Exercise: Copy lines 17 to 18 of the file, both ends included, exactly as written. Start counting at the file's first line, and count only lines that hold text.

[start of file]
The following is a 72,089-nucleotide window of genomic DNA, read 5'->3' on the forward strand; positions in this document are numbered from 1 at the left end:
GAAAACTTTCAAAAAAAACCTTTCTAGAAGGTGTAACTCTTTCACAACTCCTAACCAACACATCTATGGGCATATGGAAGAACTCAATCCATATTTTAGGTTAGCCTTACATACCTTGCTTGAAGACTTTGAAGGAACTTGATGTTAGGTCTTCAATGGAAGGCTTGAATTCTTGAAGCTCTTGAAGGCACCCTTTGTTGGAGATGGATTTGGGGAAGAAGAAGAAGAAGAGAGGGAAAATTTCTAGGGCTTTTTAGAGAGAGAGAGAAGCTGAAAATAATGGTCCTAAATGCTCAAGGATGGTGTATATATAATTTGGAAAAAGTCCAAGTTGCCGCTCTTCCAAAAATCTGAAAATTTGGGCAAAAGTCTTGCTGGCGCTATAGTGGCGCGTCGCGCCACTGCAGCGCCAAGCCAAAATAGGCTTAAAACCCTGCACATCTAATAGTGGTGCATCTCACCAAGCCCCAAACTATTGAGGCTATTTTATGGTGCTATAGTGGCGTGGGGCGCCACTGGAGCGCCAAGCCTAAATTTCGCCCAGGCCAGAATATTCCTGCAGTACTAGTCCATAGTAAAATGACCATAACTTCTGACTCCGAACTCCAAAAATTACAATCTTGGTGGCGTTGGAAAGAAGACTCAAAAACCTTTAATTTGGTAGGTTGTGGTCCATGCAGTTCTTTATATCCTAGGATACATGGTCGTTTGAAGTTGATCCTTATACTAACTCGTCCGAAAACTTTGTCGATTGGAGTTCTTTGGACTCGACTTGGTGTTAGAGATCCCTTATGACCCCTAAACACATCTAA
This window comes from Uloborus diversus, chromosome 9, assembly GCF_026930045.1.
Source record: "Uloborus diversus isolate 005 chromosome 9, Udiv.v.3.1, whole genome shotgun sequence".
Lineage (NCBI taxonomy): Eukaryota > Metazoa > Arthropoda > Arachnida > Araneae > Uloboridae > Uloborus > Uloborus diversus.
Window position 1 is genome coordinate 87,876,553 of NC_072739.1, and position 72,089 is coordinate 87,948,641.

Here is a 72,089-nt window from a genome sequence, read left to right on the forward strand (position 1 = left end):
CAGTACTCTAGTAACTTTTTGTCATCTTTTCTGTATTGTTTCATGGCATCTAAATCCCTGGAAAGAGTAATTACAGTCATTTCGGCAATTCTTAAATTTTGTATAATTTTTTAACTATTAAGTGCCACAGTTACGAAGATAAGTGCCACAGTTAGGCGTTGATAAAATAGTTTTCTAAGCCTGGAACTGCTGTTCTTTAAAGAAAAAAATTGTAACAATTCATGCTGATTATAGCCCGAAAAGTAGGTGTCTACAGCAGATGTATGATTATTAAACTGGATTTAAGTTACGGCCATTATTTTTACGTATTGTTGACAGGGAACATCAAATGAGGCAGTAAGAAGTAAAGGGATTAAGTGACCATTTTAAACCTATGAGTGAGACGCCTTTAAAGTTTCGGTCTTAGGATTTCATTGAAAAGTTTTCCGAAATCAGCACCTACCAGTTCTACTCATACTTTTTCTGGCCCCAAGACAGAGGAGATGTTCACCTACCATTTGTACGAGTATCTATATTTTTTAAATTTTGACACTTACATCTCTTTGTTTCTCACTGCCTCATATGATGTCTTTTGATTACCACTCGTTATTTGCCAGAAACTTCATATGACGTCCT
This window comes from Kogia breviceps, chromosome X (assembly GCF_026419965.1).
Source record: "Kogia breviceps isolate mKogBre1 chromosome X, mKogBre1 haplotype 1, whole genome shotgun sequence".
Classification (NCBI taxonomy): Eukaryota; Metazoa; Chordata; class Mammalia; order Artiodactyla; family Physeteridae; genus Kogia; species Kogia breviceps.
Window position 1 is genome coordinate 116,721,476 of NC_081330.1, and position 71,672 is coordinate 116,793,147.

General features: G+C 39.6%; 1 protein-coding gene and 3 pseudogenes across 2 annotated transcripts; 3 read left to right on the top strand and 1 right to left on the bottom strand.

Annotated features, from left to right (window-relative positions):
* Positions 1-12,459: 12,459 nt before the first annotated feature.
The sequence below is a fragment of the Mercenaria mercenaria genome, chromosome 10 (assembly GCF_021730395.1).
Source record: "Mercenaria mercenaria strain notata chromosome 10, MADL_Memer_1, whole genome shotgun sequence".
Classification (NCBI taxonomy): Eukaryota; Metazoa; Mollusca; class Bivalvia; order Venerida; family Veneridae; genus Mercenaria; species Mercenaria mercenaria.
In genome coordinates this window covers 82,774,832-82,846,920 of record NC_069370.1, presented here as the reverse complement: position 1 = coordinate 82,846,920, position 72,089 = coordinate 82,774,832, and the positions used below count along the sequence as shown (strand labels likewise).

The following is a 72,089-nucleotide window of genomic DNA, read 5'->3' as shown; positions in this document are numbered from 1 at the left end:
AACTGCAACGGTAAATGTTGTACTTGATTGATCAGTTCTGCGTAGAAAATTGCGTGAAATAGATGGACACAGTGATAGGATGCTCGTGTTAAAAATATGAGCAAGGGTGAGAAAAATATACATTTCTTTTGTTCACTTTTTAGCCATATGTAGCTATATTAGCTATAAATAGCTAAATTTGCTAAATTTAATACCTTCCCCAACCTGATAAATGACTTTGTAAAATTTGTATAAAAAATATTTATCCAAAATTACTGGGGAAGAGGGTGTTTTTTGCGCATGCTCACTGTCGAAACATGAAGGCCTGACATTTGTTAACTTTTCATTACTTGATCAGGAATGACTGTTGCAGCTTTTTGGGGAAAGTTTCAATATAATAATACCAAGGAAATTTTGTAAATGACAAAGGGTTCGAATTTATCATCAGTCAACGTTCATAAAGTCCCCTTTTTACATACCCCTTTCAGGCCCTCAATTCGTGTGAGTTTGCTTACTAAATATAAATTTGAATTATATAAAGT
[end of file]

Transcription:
Source record: "Mercenaria mercenaria strain notata chromosome 10, MADL_Memer_1, whole genome shotgun sequence".
Classification (NCBI taxonomy): Eukaryota; Metazoa; Mollusca; class Bivalvia; order Venerida; family Veneridae; genus Mercenaria; species Mercenaria mercenaria.